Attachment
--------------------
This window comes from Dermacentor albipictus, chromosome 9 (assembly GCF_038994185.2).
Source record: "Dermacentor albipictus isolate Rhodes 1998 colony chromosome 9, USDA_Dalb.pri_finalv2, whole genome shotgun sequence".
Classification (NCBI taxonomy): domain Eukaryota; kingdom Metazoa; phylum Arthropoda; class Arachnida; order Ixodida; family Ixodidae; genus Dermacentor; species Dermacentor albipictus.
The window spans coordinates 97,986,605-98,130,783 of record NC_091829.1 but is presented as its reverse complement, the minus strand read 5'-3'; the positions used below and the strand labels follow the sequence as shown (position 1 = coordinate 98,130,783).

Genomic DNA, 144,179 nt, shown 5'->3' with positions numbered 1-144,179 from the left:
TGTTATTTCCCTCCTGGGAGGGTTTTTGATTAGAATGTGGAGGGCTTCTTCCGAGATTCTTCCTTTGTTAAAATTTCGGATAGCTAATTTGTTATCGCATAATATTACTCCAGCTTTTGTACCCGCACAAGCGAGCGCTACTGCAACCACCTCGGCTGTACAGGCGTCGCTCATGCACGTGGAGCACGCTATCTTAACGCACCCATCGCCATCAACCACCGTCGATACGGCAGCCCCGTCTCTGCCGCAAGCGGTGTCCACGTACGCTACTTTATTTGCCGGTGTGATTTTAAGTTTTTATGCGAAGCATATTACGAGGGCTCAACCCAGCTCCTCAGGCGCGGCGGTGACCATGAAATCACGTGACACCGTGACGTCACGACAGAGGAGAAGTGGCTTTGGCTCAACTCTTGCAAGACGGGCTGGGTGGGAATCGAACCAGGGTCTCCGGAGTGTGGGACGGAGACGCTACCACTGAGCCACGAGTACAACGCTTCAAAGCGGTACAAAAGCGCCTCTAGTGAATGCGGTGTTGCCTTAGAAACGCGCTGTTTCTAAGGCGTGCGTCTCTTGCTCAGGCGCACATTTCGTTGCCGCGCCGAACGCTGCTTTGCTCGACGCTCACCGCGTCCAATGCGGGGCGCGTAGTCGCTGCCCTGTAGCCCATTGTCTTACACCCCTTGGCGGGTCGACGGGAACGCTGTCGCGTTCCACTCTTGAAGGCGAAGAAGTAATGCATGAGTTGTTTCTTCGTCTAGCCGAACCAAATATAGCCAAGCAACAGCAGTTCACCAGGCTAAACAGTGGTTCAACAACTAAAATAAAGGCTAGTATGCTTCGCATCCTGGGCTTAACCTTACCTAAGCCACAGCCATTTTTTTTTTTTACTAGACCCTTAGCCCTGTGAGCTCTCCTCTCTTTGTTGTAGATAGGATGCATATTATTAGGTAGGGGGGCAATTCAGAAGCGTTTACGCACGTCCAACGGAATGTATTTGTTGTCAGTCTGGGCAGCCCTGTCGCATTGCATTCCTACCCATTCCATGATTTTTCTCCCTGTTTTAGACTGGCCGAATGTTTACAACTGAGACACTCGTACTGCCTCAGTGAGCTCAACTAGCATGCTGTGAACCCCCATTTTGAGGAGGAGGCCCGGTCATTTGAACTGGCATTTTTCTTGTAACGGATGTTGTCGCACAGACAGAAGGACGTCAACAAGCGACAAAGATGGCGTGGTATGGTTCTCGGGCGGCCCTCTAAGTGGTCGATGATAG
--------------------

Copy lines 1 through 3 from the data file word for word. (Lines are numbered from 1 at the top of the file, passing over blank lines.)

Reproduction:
This window comes from Dermacentor albipictus, chromosome 9 (assembly GCF_038994185.2).
Source record: "Dermacentor albipictus isolate Rhodes 1998 colony chromosome 9, USDA_Dalb.pri_finalv2, whole genome shotgun sequence".
Classification (NCBI taxonomy): domain Eukaryota; kingdom Metazoa; phylum Arthropoda; class Arachnida; order Ixodida; family Ixodidae; genus Dermacentor; species Dermacentor albipictus.